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A case of the Mondays

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Daily Point

What took so long with de Blasio’s marijuana stance?

Nearby political leaders are likely watching Mayor Bill de Blasio’s evolution on marijuana enforcement with fear and interest. Although he’s not supporting legal pot, the mayor is directing the NYPD to stop arresting people for smoking in public and would create a task force to prep for legalization of the drug in New York, the Daily News reported. Last week, he announced a 30-day review of enforcement policy.

The jurisdictions surrounding NYC face similar external pressures: a widening national acceptance of pot, and recent reports on deep racial disparities among those arrested for marijuana use. The larger question with de Blasio’s action might be what took him so long to move toward what has become progressive orthodoxy on marijuana.

He has often been cautious on law enforcement issues ever since NYPD officers turned their backs on him after the murder of two officers in Brooklyn. Despite not having to face a city electorate again, he may still be worried about a perceived softness on crime.

As a parent, de Blasio experienced the struggles of his daughter, Chiara, who faced substance abuse issues with marijuana and alcohol. He has spoken before about the effect of illegal and legal substances on children. Last week on WNYC, discussing the legalization of sports gambling, de Blasio said he was worried about our “addiction focused society” and also of large corporations that might attempt to “addict more people or hook more people.”

On a political level, de Blasio is not someone who’s “necessarily going to go along with the flow,” says Hunter College professor Joseph Viteritti, who wrote “The Pragmatist,” a book about de Blasio.

And at times, de Blasio has shown a relative lack of interest in progressive policies that he didn’t originate, such as congestion pricing or closing Rikers Island.

Whatever the reason, at this point, the mayor may have found a graceful way to shift on marijuana. Fellow elected officials, searching themselves and their poll numbers, take note.

Mark Chiusano

Talking Point

MTA, Amtrak can’t get together on Penn Station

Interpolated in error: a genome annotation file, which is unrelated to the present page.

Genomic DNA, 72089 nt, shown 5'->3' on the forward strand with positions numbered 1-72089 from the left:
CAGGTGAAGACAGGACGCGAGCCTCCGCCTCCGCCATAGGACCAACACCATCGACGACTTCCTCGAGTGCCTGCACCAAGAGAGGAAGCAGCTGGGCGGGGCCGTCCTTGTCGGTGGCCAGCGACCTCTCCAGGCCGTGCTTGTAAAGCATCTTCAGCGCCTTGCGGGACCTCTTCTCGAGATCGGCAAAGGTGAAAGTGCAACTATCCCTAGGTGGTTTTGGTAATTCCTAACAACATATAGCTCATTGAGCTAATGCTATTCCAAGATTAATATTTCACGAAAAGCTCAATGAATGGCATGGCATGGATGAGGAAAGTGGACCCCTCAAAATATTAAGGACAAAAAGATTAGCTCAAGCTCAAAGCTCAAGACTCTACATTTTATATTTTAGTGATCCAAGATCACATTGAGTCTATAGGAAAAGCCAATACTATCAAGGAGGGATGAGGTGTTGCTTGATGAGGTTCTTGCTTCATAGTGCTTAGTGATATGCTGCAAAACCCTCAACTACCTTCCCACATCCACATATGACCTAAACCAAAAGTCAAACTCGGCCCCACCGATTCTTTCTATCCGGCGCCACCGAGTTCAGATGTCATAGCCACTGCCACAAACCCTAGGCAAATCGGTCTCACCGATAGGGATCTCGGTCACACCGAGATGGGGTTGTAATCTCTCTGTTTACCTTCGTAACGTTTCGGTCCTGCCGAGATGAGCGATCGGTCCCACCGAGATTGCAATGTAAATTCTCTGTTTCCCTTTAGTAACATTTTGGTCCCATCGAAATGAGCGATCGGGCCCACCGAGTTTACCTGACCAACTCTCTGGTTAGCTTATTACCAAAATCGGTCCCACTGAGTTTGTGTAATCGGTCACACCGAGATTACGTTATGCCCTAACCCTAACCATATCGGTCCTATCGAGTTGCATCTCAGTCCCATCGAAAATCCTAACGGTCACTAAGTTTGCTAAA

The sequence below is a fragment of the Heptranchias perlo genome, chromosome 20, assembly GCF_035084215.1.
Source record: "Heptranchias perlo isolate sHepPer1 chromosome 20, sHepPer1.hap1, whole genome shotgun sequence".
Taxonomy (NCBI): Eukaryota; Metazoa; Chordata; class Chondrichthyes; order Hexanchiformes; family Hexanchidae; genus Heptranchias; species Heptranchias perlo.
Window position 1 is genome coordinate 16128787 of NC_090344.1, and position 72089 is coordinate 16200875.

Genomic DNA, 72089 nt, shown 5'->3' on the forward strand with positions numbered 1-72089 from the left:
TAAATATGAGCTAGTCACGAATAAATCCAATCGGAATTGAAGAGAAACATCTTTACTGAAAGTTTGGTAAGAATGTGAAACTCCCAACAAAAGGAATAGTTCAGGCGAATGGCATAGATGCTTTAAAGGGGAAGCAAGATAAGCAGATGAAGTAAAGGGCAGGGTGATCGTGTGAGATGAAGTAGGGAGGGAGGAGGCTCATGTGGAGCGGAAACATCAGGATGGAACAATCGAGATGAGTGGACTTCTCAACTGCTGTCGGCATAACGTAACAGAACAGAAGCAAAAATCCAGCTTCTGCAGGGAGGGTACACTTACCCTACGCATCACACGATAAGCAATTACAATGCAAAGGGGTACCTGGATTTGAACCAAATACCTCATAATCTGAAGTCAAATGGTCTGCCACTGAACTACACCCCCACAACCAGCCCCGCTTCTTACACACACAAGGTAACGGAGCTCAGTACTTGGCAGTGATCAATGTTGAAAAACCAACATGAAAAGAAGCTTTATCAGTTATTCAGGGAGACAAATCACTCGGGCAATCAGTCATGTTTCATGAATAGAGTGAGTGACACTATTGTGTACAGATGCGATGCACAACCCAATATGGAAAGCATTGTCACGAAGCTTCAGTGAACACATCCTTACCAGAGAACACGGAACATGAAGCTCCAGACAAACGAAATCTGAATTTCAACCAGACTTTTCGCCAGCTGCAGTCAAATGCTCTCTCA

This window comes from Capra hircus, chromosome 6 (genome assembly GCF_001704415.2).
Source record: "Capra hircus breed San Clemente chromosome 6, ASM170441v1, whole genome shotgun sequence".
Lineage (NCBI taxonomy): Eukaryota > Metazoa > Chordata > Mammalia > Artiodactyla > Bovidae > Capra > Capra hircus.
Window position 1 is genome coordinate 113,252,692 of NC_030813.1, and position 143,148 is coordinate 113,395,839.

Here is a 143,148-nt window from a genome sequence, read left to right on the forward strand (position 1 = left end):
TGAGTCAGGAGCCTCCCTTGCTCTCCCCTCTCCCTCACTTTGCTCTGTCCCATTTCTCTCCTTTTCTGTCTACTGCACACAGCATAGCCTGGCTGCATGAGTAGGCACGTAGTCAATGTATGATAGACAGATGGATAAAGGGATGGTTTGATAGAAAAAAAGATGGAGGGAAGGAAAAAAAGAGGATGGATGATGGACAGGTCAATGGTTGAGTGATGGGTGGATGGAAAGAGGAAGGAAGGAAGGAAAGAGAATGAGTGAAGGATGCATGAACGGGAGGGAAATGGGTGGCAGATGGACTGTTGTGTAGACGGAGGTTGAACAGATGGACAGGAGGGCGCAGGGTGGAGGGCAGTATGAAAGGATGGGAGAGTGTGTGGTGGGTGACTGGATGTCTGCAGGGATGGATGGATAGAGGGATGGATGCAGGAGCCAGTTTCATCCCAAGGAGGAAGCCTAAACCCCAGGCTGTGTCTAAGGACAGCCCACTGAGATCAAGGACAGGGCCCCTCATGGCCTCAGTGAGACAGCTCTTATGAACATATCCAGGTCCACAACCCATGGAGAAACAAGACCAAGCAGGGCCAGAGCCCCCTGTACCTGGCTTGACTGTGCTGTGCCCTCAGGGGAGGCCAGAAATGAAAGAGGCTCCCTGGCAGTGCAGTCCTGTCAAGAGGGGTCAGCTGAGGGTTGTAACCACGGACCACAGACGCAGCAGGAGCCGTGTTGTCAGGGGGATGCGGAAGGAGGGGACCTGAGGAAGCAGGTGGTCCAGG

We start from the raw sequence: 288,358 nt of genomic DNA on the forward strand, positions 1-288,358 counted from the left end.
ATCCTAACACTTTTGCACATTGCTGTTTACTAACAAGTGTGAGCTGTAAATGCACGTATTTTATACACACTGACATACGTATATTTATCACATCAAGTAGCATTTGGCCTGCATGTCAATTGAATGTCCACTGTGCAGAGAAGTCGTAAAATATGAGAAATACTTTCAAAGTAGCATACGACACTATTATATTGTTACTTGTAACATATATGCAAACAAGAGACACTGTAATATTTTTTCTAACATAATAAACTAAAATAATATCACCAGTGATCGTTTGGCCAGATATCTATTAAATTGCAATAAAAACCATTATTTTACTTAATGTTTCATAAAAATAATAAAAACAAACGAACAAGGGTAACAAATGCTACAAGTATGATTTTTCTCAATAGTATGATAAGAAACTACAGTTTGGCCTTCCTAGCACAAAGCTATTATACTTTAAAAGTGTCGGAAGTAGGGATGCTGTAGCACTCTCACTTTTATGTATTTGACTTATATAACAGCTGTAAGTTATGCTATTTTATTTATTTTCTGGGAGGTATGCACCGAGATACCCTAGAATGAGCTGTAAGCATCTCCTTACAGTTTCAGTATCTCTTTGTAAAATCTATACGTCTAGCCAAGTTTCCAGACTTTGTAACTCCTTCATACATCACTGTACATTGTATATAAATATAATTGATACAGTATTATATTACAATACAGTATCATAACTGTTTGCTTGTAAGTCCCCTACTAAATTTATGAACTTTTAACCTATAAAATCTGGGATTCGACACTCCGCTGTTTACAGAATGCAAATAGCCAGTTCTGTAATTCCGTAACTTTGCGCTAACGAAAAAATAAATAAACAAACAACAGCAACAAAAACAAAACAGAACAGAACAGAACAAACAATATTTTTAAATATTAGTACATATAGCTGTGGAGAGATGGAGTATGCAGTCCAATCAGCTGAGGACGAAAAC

After trading bold, conflicting public statements about the future development of Penn Station, it doesn’t seem Amtrak, the Metropolitan Transportation Authority and Empire State Development are any closer to a team effort at Penn.

The MTA and ESD critiqued Amtrak for choosing to “unilaterally entrust the future of Penn Station to a private developer rather than engage in a thoughtful, collaborative planning process.” And Amtrak’s response confirmed that the railroad is “advancing improvements in our portion of the station,” even while saying it was “confused” by the state’s concerns and emphasizing efforts to “seek their collaboration.”

Sources told The Point that Amtrak quietly began solo conversations with real estate developers regarding the potential renovation of its portion of Penn Station, including remaking the retail. Amtrak, which is preparing for its eventual move to the under-construction Moynihan Train Hall, is hurting financially — and new revenue would be welcome.

But such a move by Amtrak would damage any chance New York State has at a broader, more comprehensive redevelopment of Penn Station as a whole — an effort that would address safety and security, along with the needs of the station’s various commuting groups, including Long Island Rail Road riders. In this year’s state budget, Gov. Andrew M. Cuomo committed funding for such development, though the specifics of his plans remain unclear.

By going forward with its plans for its corner of the station now, Amtrak is “putting the cart before the iron horse,” one involved participant told The Point.

And even while MTA and ESD officials seemed to have few details on what Amtrak is planning, they decided to say something immediately.

“They started those meetings late [last week],” one source said. “We didn’t think we could sit on our hands.”

Randi F. Marshall

Pencil Point


Click here to see more cartoons about North Korea.

Bonus Points

How things work

  • President Donald Trump talked to South Korean President Moon Jae-in about White House concerns that North Korea is not serious about denuclearization. About concerns, in other words, that North Korea hasn’t changed a whit in 30 years.
  • Why all the agita over the possibility that a bunch of moderate Republicans will combine with Democrats in the House of Representatives to force a vote on a DACA bill? Isn’t that the way democracy is supposed to work, majority rules and all?
  • The Saudi Arabian government has promised to lift its ban on women driving next month, but has jailed at least five activists pushing for an end to the ban. That’s reform, Saudi-style.
  • Controversy is raging about whether President Donald Trump’s plan to force pharmaceutical companies to include the price of drugs in ads would be legal and how it would be done. Hey, if Michael Bloomberg can get fast-food restaurants to post calories on their menus . . .
  • The best thing about Starbucks now allowing anyone to sit in their cafes even if they haven’t bought anything? Starbucks employees don’t have to make judgments about anybody.
  • President Donald Trump has endorsed prison reform, including better rehabilitation services for prisoners to improve their chances of not reoffending once they’re released. So Trump’s platform has evolved from putting Hillary Clinton in prison to keeping parolees out of it.
  • Venezuelan president and dictator Nicolas Maduro, who is presiding over the country’s economic collapse, easily won re-election amid charges of voting irregularities. You didn’t seriously think anything else would happen — on both counts — did you?

Michael Dobie